genuinely concerned with the security of their customers. We do not want to make information
available to persons who would use that information to compromise locks and threaten the security
of the consumer. An abusive boyfriend may not be capable of figuring out how to open the
mechanical puzzle by himself, but it is possible that he could learn by reading about a technique on
the Internet and simply copy what some very talented and dexterous lockpicker has developed. Lock
manufacturers are in business to sell new and enhanced products and want the public to be aware of
any improvements, but not at the expense of supporting criminals or training new ones. Lock
manufacturers are in business to protect people and property, not to compromise their security.

Who is Jon King and what is he doing with our locks? Several months ago, I was contacted by
members of the lock-sport community. They told me that, after many months of work and practice,
Jon had developed a tool that he was using to open some of our locks. He had made some samples of
his tool for the lock-sport community to test and about 20% of the skilled lock pickers who tried his
method were able to open our locks. Jon has perfected a technique that he was able to use, and
furthermore, was able to teach a few others to do what he was able to do.

I got in touch with Jon and asked if he would show me what he was doing, and allow me to see how
his new tool worked. I was interested in evaluating his technique to see what was necessary to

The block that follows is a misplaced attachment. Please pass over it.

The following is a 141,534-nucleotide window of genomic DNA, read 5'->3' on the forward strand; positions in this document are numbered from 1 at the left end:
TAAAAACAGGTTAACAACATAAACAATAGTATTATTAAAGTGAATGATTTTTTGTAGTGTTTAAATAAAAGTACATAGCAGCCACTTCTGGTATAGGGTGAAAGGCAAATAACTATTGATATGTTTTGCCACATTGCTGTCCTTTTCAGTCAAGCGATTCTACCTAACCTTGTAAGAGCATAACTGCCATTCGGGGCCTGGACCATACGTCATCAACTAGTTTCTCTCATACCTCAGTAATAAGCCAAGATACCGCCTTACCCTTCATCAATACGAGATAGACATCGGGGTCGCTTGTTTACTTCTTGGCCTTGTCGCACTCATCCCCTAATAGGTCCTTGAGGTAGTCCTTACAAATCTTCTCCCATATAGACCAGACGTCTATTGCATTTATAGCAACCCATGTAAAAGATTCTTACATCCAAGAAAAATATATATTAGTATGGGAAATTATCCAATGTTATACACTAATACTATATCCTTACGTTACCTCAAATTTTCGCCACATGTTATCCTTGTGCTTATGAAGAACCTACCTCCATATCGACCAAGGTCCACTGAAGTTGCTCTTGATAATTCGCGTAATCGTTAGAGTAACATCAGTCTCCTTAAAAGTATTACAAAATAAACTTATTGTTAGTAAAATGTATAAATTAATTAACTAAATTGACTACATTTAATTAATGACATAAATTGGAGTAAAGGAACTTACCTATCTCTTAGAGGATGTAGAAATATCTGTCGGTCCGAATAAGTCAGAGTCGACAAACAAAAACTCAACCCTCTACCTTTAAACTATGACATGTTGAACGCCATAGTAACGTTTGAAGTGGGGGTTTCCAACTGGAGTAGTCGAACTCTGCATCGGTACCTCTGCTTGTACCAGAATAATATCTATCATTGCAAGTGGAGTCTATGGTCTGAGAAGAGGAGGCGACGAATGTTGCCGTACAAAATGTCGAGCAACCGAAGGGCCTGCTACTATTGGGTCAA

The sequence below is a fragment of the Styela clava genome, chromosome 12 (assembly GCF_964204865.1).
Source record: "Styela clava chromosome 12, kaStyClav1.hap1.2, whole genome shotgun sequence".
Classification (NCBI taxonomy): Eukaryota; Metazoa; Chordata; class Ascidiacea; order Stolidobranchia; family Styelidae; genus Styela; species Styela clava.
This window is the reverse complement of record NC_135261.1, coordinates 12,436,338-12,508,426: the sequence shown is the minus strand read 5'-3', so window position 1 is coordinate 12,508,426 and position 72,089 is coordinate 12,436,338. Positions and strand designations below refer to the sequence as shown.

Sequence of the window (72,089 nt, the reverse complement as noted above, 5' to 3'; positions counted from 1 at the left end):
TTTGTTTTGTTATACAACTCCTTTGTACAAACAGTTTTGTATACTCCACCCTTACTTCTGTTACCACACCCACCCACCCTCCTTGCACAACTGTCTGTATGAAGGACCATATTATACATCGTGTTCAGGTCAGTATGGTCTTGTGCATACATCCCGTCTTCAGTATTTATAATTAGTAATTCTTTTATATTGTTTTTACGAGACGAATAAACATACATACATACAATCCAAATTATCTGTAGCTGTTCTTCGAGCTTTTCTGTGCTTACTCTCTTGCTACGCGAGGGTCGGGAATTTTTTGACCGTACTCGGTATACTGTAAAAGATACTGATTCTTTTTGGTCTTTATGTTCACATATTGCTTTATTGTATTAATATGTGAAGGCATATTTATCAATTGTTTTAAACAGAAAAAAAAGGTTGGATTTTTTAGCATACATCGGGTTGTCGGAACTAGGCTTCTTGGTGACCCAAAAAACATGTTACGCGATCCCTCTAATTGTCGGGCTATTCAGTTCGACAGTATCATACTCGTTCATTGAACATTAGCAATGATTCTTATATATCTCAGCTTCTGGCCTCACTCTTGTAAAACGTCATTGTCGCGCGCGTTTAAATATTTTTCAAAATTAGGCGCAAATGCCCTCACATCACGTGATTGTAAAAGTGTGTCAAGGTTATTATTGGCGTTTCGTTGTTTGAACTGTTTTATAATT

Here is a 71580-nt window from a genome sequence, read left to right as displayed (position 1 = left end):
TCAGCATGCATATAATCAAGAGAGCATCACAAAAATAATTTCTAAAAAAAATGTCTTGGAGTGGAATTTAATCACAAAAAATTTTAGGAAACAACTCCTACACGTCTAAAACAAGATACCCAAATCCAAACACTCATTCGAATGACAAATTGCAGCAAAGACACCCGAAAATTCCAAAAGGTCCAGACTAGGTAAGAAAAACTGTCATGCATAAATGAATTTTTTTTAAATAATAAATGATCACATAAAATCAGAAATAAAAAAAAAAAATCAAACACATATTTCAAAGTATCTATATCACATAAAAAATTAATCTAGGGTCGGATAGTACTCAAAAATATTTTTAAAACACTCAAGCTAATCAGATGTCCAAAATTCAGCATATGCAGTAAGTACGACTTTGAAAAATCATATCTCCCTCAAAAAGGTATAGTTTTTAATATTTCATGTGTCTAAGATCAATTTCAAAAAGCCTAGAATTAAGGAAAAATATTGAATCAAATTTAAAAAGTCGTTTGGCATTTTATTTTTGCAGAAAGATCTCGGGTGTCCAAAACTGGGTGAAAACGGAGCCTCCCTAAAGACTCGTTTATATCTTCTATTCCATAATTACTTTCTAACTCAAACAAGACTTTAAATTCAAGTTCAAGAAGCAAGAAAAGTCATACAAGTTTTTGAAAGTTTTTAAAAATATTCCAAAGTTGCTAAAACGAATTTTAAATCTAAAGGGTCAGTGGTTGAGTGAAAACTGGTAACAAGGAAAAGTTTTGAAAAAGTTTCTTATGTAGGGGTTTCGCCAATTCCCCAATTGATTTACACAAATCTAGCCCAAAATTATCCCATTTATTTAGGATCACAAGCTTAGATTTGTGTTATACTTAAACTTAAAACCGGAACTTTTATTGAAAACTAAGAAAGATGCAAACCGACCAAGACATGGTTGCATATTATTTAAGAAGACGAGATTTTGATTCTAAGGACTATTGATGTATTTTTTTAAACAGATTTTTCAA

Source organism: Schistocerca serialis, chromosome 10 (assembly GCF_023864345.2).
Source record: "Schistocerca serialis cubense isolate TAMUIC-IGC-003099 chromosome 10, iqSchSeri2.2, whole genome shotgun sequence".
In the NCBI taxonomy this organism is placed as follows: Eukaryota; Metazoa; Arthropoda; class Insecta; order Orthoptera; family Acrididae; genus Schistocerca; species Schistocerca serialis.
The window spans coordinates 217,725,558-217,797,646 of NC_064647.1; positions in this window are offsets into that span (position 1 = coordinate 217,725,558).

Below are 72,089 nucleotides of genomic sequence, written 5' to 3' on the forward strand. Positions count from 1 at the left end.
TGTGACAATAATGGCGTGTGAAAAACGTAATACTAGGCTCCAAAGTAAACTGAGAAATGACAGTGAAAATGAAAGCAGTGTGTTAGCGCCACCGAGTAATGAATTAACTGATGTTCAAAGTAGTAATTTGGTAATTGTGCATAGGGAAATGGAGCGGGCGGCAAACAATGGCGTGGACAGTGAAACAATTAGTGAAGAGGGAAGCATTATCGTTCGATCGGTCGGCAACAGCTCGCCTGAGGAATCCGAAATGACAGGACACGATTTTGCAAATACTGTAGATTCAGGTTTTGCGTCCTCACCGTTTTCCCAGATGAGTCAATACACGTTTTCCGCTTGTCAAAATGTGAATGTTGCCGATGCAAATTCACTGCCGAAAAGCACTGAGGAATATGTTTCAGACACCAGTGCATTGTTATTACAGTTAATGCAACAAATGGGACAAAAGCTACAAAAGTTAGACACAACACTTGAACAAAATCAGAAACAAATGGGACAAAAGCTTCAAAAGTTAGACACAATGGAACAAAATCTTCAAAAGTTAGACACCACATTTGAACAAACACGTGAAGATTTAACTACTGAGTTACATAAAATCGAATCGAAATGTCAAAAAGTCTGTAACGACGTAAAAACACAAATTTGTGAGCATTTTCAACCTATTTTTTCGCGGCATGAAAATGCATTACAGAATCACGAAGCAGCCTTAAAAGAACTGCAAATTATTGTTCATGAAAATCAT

counter it, and thus to improve our product. Jon agreed, and we met with Schuyler Towne on a
Sunday at Jon’s apartment. Schuyler has been involved in the ethics of responsible disclosure and
asked to come to our meeting. It was a pleasure to meet with both of these men. We spent hours
discussing Jon’s work, the lock industry, techniques of solving lock puzzles, and the responsibility of
keeping this information away from criminals. I congratulate these men on their ability and on their
responsibility to the community. I am most impressed with Jon’s fine motor skills, his problem
solving ability and his ethical behavior. As editor, Schuyler knew that if NDE published innuendos,
fabricated half-truths or resorted to scandal-mongering to garner attention, the reputation of his
journal would be reduced to providing entertainment value similar to that of a grocery store
tabloid. I am thankful that he wished to publish information that could be used to educate and
increase security, rather than endanger property and lives. As a result of our meeting, my company
has made additional engineering changes representing incremental improvements in our locking
mechanism. Jon and Schuyler have agreed to withhold release or disclosure of their new information
for a short time, until we have fully implemented our improvements.

While we have worked with many locksmiths and security specialists in the past to improve our
cylinders, this is the first time that we have worked with people in the sport-lock picking community.
I am pleased to know that you have as much concern for the security of the public as those of us in
the lock industry. Again, I welcome you as representatives of the sport-lock picking community, to
the lock industry, and hope that together we can continue to improve the security and safety that
locks provide to the world.

sincerely

Peter field